We’re excited to announce all connections to mattjmcnaughton.com, and its subdomains (i.e. blog.mattjmcnaughton.com, etc.), are now able, and in fact forced, to use HTTPS. After reading this post, we hope you’ll be convinced of the merits of using HTTPS for public-internet facing services, and also have the knowledge to easily modify your services to start supporting HTTPS connections.
Why do we care about HTTPS?
Offering, and defaulting to, HTTPS is good web hygiene. It has been a particular focus of the EFF over the last year, as they describe in this summary of their Encrypt The Web initiative.
Specifically, HTTPS sites, unlike HTTP sites, are safe from eavesdropping and content hijacking. Eavesdropping is when a third-party observes the client’s connection with the website. It can be used for a number of nefarious purposes, the most obvious of which is stealing sensitive information like passwords. Content hijacking is when a third-party modifies the content sent by the client or website before its intended recipient can view it. For example, it could be used to place ads on a website or modify an asset the website serves (i.e. a GPG public key).
Since we need our blog, and other services running on our Kubernetes cluster which we wish to make publicly accessible, to be safe from eavesdropping and content hijacking, we must support connecting to our services via HTTPS.
Previous approach to HTTPS in our k8s cluster
As you may remember from our initial blog post on deploying this static site via Kubernetes, we originally only supported HTTP connections to this blog. Prior to the changes described in this blog post, we exposed our blog to the external web via a LoadBalancer Service. When we created the LoadBalancer Service, Kubernetes created a publicly accessible AWS Elastic Load Balancer (ELB), and then ensured traffic sent to this load balancer was delivered to the pods serving our blog.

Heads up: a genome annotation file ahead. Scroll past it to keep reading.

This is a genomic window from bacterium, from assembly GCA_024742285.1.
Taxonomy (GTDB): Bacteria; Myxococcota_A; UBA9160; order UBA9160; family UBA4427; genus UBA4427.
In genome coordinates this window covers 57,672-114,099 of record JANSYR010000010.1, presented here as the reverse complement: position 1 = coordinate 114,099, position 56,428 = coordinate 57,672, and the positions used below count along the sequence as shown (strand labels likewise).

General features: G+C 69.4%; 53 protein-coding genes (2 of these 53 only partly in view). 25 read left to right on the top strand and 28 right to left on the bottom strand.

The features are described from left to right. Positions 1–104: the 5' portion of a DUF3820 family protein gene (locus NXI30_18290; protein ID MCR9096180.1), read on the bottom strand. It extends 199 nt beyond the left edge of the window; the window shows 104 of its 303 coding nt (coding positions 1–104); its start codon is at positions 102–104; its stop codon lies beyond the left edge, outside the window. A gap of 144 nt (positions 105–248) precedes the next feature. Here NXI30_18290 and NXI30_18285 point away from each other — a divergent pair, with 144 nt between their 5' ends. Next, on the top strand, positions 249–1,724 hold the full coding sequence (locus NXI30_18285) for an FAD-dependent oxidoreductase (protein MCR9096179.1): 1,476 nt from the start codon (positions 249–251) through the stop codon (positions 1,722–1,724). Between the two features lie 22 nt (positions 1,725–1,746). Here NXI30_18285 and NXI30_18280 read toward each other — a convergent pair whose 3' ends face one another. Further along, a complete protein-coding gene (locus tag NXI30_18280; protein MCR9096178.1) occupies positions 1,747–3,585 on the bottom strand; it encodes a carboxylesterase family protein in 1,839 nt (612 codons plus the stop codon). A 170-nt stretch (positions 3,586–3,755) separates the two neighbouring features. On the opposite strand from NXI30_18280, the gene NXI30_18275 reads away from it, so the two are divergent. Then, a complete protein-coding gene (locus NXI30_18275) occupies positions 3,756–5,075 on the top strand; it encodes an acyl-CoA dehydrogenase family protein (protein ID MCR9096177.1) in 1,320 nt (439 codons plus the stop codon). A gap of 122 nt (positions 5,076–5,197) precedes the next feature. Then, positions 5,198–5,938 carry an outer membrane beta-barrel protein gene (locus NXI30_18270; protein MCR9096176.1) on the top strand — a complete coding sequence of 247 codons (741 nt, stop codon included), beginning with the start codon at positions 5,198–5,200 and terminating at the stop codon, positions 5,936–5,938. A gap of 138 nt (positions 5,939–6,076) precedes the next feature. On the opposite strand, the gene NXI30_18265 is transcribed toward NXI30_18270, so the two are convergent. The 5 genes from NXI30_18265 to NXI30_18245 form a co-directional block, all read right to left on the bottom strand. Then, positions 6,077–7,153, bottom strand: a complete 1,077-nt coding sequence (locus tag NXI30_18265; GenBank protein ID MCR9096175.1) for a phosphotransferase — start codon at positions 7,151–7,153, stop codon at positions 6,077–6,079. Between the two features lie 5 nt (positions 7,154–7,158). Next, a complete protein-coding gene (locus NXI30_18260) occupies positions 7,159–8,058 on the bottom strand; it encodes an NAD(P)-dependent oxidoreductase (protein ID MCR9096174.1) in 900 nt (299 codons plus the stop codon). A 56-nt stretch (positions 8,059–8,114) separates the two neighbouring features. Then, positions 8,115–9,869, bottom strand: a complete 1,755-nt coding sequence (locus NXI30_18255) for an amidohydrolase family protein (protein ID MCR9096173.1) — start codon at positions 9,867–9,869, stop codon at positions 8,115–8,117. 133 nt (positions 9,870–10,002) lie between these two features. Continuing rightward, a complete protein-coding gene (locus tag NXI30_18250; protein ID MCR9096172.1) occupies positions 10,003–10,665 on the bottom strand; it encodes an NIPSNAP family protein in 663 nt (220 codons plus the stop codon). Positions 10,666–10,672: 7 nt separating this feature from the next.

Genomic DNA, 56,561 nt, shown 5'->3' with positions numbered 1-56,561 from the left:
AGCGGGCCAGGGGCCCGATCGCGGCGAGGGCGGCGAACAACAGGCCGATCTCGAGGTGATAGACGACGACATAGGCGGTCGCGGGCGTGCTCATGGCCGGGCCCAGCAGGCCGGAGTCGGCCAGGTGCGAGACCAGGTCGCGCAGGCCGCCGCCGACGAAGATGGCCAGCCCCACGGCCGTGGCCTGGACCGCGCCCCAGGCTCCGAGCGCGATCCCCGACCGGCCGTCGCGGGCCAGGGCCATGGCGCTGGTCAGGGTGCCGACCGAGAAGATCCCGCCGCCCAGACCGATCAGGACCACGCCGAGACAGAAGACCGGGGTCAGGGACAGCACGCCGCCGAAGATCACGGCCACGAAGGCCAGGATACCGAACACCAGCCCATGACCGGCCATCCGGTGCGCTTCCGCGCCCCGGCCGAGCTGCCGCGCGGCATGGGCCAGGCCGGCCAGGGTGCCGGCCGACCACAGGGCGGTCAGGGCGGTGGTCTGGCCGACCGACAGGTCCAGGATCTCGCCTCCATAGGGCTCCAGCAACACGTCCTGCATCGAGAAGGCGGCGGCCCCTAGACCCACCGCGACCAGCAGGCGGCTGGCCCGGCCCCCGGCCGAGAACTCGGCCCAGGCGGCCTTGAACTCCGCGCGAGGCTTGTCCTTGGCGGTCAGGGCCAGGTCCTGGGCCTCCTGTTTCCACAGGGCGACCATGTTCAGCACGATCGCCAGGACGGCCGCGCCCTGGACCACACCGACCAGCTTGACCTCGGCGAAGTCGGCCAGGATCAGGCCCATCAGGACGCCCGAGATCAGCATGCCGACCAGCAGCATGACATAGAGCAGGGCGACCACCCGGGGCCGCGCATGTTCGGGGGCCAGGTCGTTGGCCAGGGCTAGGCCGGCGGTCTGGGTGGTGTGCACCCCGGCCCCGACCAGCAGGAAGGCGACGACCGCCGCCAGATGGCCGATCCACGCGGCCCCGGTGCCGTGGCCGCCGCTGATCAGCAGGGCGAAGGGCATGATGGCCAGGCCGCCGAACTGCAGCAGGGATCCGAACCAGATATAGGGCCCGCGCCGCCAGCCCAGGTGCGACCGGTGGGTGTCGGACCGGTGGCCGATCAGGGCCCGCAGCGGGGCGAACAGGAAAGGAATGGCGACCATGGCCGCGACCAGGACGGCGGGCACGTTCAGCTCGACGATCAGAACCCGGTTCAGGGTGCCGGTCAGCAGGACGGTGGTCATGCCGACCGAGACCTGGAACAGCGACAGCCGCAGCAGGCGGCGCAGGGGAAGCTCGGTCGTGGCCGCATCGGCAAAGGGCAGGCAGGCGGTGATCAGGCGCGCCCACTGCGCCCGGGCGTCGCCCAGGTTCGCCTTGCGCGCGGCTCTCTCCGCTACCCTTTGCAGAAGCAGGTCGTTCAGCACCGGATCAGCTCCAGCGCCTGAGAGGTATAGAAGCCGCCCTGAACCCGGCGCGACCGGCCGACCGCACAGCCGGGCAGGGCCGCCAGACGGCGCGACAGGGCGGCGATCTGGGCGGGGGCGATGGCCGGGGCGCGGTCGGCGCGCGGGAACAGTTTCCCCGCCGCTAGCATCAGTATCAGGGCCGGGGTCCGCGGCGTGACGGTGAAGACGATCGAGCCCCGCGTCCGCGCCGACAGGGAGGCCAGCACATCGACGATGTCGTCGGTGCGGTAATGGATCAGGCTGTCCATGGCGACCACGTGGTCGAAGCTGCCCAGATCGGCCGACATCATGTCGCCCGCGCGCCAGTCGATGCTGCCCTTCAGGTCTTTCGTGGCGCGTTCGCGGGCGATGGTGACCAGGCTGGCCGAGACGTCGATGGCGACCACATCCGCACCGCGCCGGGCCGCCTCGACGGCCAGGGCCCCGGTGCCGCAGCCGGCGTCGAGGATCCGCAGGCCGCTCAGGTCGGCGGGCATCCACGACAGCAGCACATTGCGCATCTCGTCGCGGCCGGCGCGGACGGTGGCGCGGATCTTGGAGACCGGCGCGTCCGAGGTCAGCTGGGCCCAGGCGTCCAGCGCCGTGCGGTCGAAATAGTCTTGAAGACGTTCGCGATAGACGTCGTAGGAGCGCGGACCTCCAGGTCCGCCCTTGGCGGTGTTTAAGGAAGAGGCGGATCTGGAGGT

The seemingly low risk and consequence of attack provided our justification for not initially supporting HTTPS. There is, and remains, no sensitive communication between the client and server for which we must be concerned about eavesdropping. While there was the risk of content-modification, the blog did not serve any assets for which content-modification was a significant danger.
For our non-static sites like Grafana and NextCloud for which there was an authentication layer, and thus a true risk of eavesdropping, we avoided exposing them to the public internet. This meant we needed to use Port Forwarding to access these applications.
The inability to use support encrypted connections constrained how we interacted with applications running on this cluster. Thus, supporting HTTPS connections to services running on our k8s cluster will not only promote good web hygiene for applications which were already publicly exposed, but also support us making a new class of applications accessible over the public internet.
New approach to HTTPS in our k8s cluster
From LoadBalancer Services to Ingress
Our first step to utilizing HTTPS in our k8s cluster was switching from publicly exposing services using a LoadBalancer Service to publicly exposing services via Kubernetes’ Ingress resource. The Ingress resource’s stated purpose is managing external access to Services running in the cluster.
Ingress offers a number advantages compared to LoadBalancer Service types. First, when utilizing Ingress objects, we can share on ELB for all publicly accessible services. In contrast, each LoadBalancer Service creates its own ELB. As a single ELB costs around $200 a year, as calculated in our cost saving series, utilizing Ingresses offers a cost advantage.
Additionally, Ingresses are very flexible in their support of name based
For example, using the Ingress resource, we can configure
blog.mattjmcnaughton.com to route to our blog ClusterIP Service, and
grafana.mattjmcnaughton.com to route to our Grafana ClusterIP Service, without needing
to directly manage any DNS subdomains.